We r in yr dormz, helpn yer rsrch

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Presentation for Metrolina Information Literacy Conference.

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  • Profile:- Oldest living-learning community in NC (1971)- Small, co-ed student community;approx 120 freshmen and sophomore; next year will expand to include juniors and seniors (in a dorm across the street)- Small classes (approximately 15 to 20 students) with most taught in Mary Foust Hall- Curriculum focuses on liberal arts and interdisciplinary education. Integrated with the General Education Curriculum. - In-house advising and preregistrationIn-House Librarian: Started as office hours (2/week and more at midterms and exams); not much traffic initially Developed to include curriculum integration: consulting with faculty on assignment creation with research components; creating modules that can be inserted into regular courses that include info lit concepts (source evaluation, plagiarism, research ethics) Outreach events: primarily Library Trivial Pursuit, but I also attend various events (advice night, the unconference) Library instruction: We have had difficulty in past getting library instruction into these courses, but since this relationship started we have been teaching more instruction sessions. Also the ARC virtual presence has been popular, especially chat.Sam: Fall 2010 pilot project in which we trained a sophomore student who lived in the College on library resources and spaces Goal: have a library first-responder in the dorm who could direct students to good resources in the library; also familiarity with librarians and resources Training was 15 hours per week during my early office hours (because people weren’t using me in the early part of the fall). She also shadowed for about 6-7 hours at the reference desk. Has had some traffic, but not as much as expected We hired her as a student worker in reference in Spring 2011 and she will probably stay here until graduation Other models for this: USC is doing a library advocate model (pay students $500 award for a semester of library advocacy with a capstone project)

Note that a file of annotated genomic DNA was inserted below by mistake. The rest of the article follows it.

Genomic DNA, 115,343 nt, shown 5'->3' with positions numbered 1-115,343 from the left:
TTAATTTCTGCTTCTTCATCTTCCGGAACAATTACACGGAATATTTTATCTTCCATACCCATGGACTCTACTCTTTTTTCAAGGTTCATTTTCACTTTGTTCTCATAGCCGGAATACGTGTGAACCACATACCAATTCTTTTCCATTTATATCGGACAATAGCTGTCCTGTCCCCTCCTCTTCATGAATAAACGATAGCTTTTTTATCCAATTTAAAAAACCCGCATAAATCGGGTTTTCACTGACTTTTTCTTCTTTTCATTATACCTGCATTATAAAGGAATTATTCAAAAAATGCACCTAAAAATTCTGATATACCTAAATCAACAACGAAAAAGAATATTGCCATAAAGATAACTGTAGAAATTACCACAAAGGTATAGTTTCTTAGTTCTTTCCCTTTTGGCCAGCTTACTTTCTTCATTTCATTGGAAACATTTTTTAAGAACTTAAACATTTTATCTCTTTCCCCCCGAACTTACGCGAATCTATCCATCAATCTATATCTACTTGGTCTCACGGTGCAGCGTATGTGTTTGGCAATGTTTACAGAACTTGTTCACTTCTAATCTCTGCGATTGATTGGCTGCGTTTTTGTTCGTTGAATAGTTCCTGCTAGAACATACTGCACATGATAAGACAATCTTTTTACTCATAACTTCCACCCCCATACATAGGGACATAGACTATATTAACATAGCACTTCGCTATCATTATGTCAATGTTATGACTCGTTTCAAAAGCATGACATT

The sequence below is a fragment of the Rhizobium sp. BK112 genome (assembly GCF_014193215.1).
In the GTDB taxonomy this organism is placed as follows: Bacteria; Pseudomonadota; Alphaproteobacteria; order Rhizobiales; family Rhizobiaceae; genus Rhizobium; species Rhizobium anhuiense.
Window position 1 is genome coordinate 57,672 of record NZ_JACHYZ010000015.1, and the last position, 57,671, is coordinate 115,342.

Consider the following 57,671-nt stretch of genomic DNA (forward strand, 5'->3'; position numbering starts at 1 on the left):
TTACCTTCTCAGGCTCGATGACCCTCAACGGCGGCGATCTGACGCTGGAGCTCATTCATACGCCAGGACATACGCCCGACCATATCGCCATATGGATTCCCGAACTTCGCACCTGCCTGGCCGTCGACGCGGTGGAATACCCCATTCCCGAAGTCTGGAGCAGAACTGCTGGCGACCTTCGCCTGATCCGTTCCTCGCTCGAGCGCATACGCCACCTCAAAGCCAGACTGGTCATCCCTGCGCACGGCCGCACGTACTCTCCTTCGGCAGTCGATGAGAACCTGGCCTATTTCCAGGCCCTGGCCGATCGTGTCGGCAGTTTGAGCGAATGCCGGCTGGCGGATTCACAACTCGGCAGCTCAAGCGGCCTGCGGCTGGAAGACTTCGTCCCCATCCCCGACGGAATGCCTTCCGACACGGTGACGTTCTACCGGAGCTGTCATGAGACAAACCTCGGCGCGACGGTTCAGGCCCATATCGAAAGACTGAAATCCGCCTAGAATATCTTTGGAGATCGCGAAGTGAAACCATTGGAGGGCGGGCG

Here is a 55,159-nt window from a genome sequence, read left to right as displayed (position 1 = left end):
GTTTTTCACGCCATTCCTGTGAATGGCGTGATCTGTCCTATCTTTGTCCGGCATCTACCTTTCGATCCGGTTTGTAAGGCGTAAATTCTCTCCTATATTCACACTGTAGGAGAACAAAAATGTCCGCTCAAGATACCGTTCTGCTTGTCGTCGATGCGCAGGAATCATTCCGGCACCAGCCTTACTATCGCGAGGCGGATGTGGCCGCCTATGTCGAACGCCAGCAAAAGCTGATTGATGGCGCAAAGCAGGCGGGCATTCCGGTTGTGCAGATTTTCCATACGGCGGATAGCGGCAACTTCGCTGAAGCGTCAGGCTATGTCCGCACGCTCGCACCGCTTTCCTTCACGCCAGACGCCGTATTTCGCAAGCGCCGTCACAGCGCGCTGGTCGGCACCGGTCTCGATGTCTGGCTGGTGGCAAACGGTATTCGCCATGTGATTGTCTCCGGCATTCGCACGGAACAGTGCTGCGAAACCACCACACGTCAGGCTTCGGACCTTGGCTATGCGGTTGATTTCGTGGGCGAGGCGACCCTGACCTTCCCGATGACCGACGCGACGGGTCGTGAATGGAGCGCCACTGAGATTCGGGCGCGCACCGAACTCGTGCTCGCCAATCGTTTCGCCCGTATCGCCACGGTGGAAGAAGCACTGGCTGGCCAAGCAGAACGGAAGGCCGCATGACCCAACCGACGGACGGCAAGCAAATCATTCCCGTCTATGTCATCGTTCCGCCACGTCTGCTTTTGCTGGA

• We r in yr dormz, helpn yer rsrch

    1. 1. WER<br />INYR<br />DORMZ,<br />rsrch!<br />hlpn<br />yr<br />
    2. 2. “… the education sector has a specific focus on learning and teaching, centred on a concentrated cohort and on an information landscape that is characterized by formal learning through the systematic use of text and technologies. In contrast, workplaces and workplace interests are incredibly diverse, complex, and messy.” (Lloyd, 2010, p. 71)<br />
    3. 3. Because that’s where the students are.<br />60% of student-submitted study logs at the University of Minnesota indicated home or dorm as a study location; 10.5% studied in the libraries. (Whiteside et al., 2010)<br />
    4. 4. Because that’s where the students are.<br />78% of students surveyed at Carleton College selected their living quarters as their preferred space to study and complete assignments; the library was the second most popular selection, with 57%. (Nixon, 2009)<br />
    5. 5. What activities do students participate in that require IL skills, but aren’t research papers?<br />[image credit: Brainstorm by marcos c. on flickr. CC BY-NC 2.0]<br />
    6. 6. Institutional Profile<br />17,500 students (14,500 undergraduates)<br />Research University with High Research Activity<br />Retention efforts<br />Student Affairs/Academic Affairs merged under Office of the Provost<br />The University Libraries<br />Librarians are tenure-track faculty<br />90 library staff members<br />Liaison programs<br />Departmental/program <br />Student Affairs Connection<br />
    7. 7. Variety of Special Interest Communities<br />UNCG Tomorrow, Strategic Plan: “Goal 3.3: Implement first-year learning communities for all first-time UNCG undergraduate students to encourage integration of learning across courses.”<br />
    8. 8. What is a learning community?<br />Combination of characteristics: academic component, common residential space, targeted co-curricular programming<br />Learning communities vs. special interest communities / themed housing<br />
    9. 9. Why are learning communities valuable?<br />Considered a “high-impact” educational practice (AAC&U, 2007)<br />Linked to retention, persistence, and academic achievement (Andrade, 2008)<br />
    10. 10. Oldest living-learning community in North Carolina<br />In-House Librarian<br />Office hours<br />Curriculum development<br />Outreach events<br />Library instruction<br />Library First-Responder<br />More information on Warren <br />Ashby Residential College<br />
    11. 11. First Year Experience<br />UNS Class<br />Research support<br />Grogan<br />Information literacy <br />Outreach<br />image source<br />College of Arts & Sciences LCs<br />Scaffolded approach to IL instruction<br />
    12. 12.
    13. 13. Be realistic. <br />Establish clear lines of communication.<br />Be innovative. <br />Assess your program. <br />
    14. 14. Contact us:<br />Lynda Kellamlmkellam@uncg.edu<br />Jenny Dale jedale2@uncg.edu<br />

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